There is strength and interpretive, inventive poetry to be heard in the judicious and appealing mix of Fristoe originals and standards from a wide spectrum of possibilities old and newer. So we get "Alone Together" and "Caravan" but also "Smells Like Teen Spirit," "Lucy in the Sky with Diamonds" and "Blackbird."

What is a constant is the rightness and creativity of the arrangements, with sometimes a jazz-rock tinge, other times a central swingingness,  the cohesiveness of the trio and Art Fristoe's piano strengths. He can solo in a neo-bop post-early Corea zone, do some very interesting block and semi-block interpretations and combine a vertical harmonic development and convincingness with a line and melody-interpretive zoning that marks him as very musical in the best jazz-sensible ways. And Art can sing nicely, too. Listen to "Blackbird!"

The music comes across as something accessible to many, yet a fully pleasurable outing for even the most discerning among us. Good going!


Wednesday, August 9, 2017

LABtrio, Nature City

When you get complacent and think you have a full handle on something like adventuresome jazz, think again. Anytime I am convinced I have nailed it all down, a new batch of CDs arrive in the mailbox and...oh, there is more that is new!

LABtrio has that surprise element going. Their CD Nature City (outhere music 624) makes me sit up and take notice. The group at hand is a piano trio consisting of Lander Gyselinck on drums, Bram De Looze on piano and Rhodes, and Anneleen Boehme on double bass.

After ten years together, the liner notes inform us, they have been taking fresh stock of themselves. On Nature City they seek to delineate their identity more emphatically with a set of demanding compositions that require a very tight presentation but also a spontaneity and freedom.

Perhaps that is a tall order. They manage to succeed nevertheless with a music that may demand concentrated listening to appreciate properly, but then rewards with some exceptionally deep and advanced sounds.

This is jazz on the brink of a full avantness, yet occupying simultaneously a far corner of the contemporary mainstream. That positioning gives us the sort of advanced piano trio all-over threesomeness and takes it fully into a not-derivative place of its own.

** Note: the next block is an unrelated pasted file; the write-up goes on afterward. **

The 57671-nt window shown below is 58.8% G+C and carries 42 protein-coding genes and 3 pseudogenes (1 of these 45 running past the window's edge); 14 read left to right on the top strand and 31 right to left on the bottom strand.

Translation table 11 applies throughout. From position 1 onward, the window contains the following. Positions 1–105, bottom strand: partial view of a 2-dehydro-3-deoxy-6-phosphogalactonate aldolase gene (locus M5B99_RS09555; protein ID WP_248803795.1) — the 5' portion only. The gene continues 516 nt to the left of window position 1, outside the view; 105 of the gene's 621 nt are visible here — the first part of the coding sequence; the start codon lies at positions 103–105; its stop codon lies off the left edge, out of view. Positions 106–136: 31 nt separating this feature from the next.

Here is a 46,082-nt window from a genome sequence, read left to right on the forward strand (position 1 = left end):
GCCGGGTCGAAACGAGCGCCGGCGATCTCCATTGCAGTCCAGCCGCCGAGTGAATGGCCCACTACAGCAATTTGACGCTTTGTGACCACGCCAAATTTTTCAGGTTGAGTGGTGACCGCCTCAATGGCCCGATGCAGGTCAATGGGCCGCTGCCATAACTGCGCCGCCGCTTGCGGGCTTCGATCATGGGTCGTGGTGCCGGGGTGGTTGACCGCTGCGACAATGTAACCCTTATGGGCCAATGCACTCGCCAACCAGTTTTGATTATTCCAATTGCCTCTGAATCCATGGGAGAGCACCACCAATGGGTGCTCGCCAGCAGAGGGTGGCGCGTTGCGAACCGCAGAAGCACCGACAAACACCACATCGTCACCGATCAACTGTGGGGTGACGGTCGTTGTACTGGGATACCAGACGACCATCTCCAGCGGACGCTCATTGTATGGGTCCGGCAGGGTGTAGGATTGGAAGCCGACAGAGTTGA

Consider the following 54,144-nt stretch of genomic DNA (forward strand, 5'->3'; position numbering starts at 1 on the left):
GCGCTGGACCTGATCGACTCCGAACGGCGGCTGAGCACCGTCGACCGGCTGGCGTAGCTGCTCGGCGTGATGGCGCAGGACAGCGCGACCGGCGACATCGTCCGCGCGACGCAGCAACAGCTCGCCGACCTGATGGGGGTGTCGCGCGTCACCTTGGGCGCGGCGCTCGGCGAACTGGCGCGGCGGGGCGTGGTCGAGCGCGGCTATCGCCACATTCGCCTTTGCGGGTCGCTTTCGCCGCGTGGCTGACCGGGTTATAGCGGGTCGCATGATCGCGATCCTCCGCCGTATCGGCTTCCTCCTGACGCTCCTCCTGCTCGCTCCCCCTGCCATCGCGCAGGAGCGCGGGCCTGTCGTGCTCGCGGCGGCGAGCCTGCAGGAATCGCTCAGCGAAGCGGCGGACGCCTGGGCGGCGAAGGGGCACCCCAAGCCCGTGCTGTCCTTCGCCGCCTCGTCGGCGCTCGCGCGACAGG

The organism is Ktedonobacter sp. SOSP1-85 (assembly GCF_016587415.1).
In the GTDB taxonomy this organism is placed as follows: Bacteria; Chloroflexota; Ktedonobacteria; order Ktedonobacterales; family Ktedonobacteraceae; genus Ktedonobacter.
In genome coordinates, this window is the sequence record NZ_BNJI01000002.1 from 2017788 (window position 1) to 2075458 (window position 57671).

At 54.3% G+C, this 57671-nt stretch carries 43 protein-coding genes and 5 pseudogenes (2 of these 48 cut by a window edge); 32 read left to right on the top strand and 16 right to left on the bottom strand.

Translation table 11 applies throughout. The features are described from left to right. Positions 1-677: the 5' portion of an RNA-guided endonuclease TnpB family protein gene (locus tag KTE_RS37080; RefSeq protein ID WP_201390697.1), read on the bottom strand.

I am rather thrilled with Nature City. It is a surface upon which three very talented players make of themselves a very welcome three-headed hydra that excels both in its compositional rigor and its improvisational spaciousness.

Kudos! Hear this one!




Friday, August 4, 2017

Xavier Camarasa & Jean-Marc Foussat, Dans les courbes

If my musical tastes often enough veer from the mainstream, I do not see it as my problem. It is a problem with the mainstream. Why is it that Modern Visual Art/Performance Art can regularly be covered by the mainstream art media, collected by the coterie of wealthy art patrons without complaint, installed in many of the world's most prestigious museums, yet music of a similar advancement is generally disdained, ignored or just plain reviled out there. I seek to redress that in my coverage of the new as well as the not-so-new. If it leaves me in poverty, at least I know I am doing a good turn for the art music scene today.

So today's offering in within that realm, music that is on the edge such that my housemates have their doubts about my sanity or alternately think there is some horrible cataclysm taking place in my living space. What we have is thoroughgoingly adventurous sound sculpting avant fare from pianist Xavier Camarasa and electronic music master Jean-Marc Foussat. The album is entitled Dans les courbes (FOU Records CD26).

What makes this program something superior and musical valuable is the freely articulated sonic understanding both artists bring to the table. The piano becomes almost an electronic vehicle; the Synthi AKS take on an almost pianistic demeanor. Of course that is only so in a sympathetic vibrancy sense. And yet there are much of the time contrasts that have a two-fold independence yet "go together" in non-cliche sorts of ways. The point is that there is an ever-shifting matrix of almost seamlessly cohesive noise and tone poetics that has a narrative quality and a continuity, yet a two-fold distinctiveness perhaps not as often found on the edges of free-new music as it might be.

Plus the sound melds are very musical as well as sonically alive with unexpected confluences.

I keep listening to this one. I keep coming away from it with an ever-increasing sense of satisfaction. That to me is a sure sign that this is avant sonancy of importance.

So not surprisingly I do suggest you dive into this music--provided you are unafraid of the untrammeled and genuinely NEW.

Thursday, August 3, 2017

Itaru Oki, Nobuyoshi Ino, Choi Sun Bae, Kami Fusen